Digital Trade and Market Openness



Javier López González, Janos Ferencz | OECD

Digital Trade and Market Openness

Digitalisation has significantly reduced the cost of engaging in international trade; facilitated the coordination of global value chains; helped diffuse ideas and technologies; and connected a greater number of businesses and consumers globally. But even though it has never been easier to engage in international trade, the adoption of new business models has given rise to more complex international trade transactions and policy issues.

In this rapidly evolving environment, governments are facing growing regulatory challenges in ensuring that the opportunities and benefits from digital trade can be realised and shared more inclusively. The aim of this paper is to help policy makers by providing a better understanding of the changes shaping digital trade with a view to informing how these might be reflected in trade policy design.

This paper has three parts. The first part discusses what we know about how digitalisation is changing international trade and the rules that govern it. The second part focuses on a more in- depth look at the evidence on trade in the digital era, drawing on available data and the illustrative findings from a tailored business questionnaire. Based on this, the third part provides an initial mapping of the types of measures that need to be considered when thinking about market openness and digital trade. The concluding section draws on these three parts to offer a perspective on what market openness means in the digital era.

Digitalisation has increased the scale, scope and speed of trade, posing new challenges for policy makers. With the emergence of new business models, a better understanding of the “what” and the “how” of the measures affecting digital trade is needed.

Existing multilateral rules and agreements under the World Trade Organization (WTO) cover important aspects of digital trade in goods and services. The General Agreement on Trade in Services (GATS) and its annexes remain of primary importance for enabling services that underpin the digital world (such as telecommunications) and digitally-enabled services. The General Agreement on Tariffs and Trade (GATT) and the Trade Facilitation Agreement (TFA) together provide important measures to support digitally enabled trade in goods, while the Information Technology Agreement has been key in eliminating tariff barriers for certain ICT products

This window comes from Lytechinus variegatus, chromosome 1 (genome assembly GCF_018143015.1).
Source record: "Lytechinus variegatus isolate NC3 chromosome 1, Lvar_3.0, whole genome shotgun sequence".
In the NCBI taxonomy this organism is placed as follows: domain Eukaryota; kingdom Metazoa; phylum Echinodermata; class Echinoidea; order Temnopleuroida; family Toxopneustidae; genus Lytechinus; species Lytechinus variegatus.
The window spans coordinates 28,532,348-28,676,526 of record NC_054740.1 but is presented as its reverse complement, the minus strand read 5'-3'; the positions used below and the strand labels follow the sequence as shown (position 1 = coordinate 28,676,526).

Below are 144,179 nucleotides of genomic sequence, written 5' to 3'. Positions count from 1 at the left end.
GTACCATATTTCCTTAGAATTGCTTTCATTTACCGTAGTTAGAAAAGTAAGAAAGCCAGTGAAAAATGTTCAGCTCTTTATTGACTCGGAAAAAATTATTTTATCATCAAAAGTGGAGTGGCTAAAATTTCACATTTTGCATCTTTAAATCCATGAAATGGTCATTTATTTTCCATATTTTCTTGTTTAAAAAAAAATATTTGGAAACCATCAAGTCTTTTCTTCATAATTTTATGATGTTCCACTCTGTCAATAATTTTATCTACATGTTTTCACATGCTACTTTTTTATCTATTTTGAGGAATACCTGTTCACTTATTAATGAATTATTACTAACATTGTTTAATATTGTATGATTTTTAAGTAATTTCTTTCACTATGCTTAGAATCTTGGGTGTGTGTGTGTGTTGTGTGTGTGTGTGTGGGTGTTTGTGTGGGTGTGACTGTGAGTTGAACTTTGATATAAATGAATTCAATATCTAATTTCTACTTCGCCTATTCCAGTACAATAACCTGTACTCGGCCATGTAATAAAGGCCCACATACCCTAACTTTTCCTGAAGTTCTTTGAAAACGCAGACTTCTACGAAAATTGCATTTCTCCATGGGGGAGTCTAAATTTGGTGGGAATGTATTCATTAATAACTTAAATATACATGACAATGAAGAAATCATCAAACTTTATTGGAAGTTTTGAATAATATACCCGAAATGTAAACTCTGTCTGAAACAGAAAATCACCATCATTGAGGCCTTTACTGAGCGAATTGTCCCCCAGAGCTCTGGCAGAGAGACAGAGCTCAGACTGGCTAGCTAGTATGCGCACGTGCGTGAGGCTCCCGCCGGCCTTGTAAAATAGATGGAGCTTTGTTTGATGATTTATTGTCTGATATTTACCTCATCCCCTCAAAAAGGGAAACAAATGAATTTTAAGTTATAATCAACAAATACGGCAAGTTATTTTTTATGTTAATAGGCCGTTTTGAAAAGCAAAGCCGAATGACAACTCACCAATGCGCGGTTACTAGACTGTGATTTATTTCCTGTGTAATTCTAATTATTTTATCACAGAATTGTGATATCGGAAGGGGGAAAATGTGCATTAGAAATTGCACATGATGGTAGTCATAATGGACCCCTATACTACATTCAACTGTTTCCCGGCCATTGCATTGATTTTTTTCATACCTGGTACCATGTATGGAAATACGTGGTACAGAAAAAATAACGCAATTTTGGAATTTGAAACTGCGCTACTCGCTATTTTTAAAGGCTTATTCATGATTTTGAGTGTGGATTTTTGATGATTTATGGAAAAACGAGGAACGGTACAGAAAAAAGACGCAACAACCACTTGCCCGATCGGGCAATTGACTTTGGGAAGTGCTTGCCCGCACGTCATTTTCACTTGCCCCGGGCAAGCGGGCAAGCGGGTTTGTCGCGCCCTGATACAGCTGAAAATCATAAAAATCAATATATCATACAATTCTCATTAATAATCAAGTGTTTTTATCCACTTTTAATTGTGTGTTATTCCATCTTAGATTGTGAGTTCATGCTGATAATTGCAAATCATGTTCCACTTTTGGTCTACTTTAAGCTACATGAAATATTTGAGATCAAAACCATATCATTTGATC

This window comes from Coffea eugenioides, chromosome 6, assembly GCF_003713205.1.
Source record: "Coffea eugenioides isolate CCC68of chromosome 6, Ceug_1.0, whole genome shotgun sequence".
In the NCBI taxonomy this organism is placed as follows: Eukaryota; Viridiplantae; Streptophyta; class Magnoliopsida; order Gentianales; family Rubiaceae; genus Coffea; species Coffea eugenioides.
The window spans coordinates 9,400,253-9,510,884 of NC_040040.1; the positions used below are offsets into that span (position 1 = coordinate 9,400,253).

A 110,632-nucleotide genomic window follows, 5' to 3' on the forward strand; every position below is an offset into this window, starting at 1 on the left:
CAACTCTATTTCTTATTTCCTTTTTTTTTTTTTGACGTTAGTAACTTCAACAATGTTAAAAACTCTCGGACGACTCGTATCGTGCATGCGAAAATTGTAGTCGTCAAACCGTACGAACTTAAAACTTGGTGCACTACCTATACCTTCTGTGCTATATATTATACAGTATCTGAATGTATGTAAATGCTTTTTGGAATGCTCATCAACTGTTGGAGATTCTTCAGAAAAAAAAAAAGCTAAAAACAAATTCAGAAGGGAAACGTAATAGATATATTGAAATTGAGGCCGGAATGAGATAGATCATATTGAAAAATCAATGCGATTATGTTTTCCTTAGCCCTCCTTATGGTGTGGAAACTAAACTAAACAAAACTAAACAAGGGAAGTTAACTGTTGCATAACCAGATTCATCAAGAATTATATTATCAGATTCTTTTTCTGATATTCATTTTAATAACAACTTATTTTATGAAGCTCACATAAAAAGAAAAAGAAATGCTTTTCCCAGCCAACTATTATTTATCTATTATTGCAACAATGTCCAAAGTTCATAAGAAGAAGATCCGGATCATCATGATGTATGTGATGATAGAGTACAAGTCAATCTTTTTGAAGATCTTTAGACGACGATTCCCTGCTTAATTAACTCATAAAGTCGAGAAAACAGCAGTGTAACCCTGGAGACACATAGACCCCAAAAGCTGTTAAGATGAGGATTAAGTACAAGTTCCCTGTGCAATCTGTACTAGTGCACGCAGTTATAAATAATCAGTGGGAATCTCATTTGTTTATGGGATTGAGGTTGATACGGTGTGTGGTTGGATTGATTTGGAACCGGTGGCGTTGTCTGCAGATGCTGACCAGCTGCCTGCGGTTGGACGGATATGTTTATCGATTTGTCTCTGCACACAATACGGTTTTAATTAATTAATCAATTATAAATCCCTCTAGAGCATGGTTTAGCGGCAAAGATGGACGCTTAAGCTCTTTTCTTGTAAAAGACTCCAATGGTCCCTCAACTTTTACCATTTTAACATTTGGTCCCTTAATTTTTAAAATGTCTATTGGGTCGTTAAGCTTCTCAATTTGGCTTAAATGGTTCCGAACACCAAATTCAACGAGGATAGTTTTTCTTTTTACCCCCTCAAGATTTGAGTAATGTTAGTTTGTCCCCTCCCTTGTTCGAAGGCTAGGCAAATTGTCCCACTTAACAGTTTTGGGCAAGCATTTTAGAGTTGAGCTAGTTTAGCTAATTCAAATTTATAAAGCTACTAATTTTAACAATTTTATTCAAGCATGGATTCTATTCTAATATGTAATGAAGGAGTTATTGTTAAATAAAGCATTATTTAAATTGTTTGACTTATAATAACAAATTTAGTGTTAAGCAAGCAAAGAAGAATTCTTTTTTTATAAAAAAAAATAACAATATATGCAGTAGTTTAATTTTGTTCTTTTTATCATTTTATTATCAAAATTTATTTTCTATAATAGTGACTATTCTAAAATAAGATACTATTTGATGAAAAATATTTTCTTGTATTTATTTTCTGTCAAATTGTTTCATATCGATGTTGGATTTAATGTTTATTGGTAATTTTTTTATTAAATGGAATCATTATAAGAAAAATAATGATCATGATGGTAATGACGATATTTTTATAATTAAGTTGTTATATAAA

However, regulation of digital trade issues is increasingly addressed in regional trade agreements (RTAs), covering broader issues ranging from the permanent prohibition of customs duties on electronic transmissions and non-discriminatory treatment in terms of domestic regulation to electronic authentication to data protection and paperless trade, among others. Nevertheless, there is a wide variance across agreements in terms of depth and breadth of the issues covered, and many provisions continue to be ‘best endeavours’ and not subject to dispute settlement. Despite these efforts, and those at the WTO, there are questions about how well adapted current frameworks are to the bundling of goods and services that is a feature of trade in the digital age.

Measuring digital trade is difficult, making it hard to understand the scale of the policy challenge ahead. Although efforts are underway, it will be some time before robust measurement is possible. In the interim, available data can shed light on certain aspects of trade in the digital era:

  • Digital trade is not just about ICT goods and services; digitalisation is pervasive and involves all sectors of the economy.
  • Digitalisation is linked with greater trade openness; selling more products to more markets; and less concentrated export baskets.

Digital connectivity, as proxied by measures of internet penetration, is: